IT support scams: 4 tips to protect yourself


The fraudster wants access to your computer so they can "scavenge" for personal data and passwords.

Charli Côté Gauthier | Desjardins

Here's some help recognizing a common scam in the internet age and some tips to protect yourself.

The classic setup
An IT support "technician" calls you. They say you need a software update, antivirus protection or a patch or repair for your computer. They try to convince you by saying your software is out of date or corrupted and will be obsolete soon. Then they ask for remote access to your computer so they can install the update or troubleshoot for you.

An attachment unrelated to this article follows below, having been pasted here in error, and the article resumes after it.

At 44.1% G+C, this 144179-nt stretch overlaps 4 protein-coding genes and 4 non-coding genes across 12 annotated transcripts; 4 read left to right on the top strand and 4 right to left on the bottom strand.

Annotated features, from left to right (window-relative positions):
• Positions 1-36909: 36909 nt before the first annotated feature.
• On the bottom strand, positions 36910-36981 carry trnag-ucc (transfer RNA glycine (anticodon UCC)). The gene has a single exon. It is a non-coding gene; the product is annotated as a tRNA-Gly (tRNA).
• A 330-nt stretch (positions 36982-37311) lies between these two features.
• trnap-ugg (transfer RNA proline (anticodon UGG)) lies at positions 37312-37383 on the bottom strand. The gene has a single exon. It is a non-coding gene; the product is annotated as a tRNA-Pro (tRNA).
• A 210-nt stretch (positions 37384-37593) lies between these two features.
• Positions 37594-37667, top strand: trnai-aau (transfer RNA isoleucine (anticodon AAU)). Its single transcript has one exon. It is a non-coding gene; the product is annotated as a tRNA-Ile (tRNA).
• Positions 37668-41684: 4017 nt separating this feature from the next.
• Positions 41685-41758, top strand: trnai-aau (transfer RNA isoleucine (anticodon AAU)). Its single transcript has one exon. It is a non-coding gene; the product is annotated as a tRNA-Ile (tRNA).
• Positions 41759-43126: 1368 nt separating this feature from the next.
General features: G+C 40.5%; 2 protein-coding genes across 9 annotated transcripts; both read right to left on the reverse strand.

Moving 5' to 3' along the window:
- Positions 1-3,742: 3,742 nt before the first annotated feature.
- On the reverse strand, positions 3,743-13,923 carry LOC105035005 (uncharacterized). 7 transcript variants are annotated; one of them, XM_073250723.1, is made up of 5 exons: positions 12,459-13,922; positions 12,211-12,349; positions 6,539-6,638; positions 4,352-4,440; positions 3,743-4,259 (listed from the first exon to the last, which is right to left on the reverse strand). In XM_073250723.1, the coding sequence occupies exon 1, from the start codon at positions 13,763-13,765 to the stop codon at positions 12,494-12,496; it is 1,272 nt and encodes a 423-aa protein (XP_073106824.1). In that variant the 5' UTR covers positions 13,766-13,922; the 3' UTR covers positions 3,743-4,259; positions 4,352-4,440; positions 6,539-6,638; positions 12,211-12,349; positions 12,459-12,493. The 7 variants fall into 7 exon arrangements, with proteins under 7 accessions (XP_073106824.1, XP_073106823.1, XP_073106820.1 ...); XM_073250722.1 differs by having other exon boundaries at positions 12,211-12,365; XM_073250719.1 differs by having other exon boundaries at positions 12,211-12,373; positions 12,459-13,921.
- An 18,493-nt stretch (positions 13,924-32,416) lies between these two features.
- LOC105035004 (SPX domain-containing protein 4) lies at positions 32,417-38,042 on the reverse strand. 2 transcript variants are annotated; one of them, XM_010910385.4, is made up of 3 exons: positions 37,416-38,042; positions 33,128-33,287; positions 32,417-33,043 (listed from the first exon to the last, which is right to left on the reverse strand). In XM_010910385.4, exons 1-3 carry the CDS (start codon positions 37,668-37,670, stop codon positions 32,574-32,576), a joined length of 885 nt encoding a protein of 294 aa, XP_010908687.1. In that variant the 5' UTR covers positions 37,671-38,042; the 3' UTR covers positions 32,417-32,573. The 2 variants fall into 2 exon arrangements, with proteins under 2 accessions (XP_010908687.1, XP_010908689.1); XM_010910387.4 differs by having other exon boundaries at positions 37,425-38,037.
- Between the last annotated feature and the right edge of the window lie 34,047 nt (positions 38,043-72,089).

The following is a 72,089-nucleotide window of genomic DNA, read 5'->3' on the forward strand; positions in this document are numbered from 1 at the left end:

What's really happening
The fraudster wants access to your computer so they can "scavenge" for personal data and passwords. Once they have that, they can access your financial information and accounts and transfer your money to themselves.

What you need to know
An IT support company would never call you about software updates or computer service or repair. Being careful and aware is your best defense if you get one of these calls.

4 tips to protect yourself
1. Don't give anyone you don't know remote access to your computer.
2. Don't do anything to your computer just because someone asked you to.
3. Never give out your personal information (debit or credit card number, AccèsD password, PIN, etc.).
4. When in doubt, hang up and call the company the caller said they work for. Use a reputable and reliable external source to get the contact number (e.g., Canada 411).

What to do if you've already given a fraudster access to your computer

Contact someone you can trust right away:

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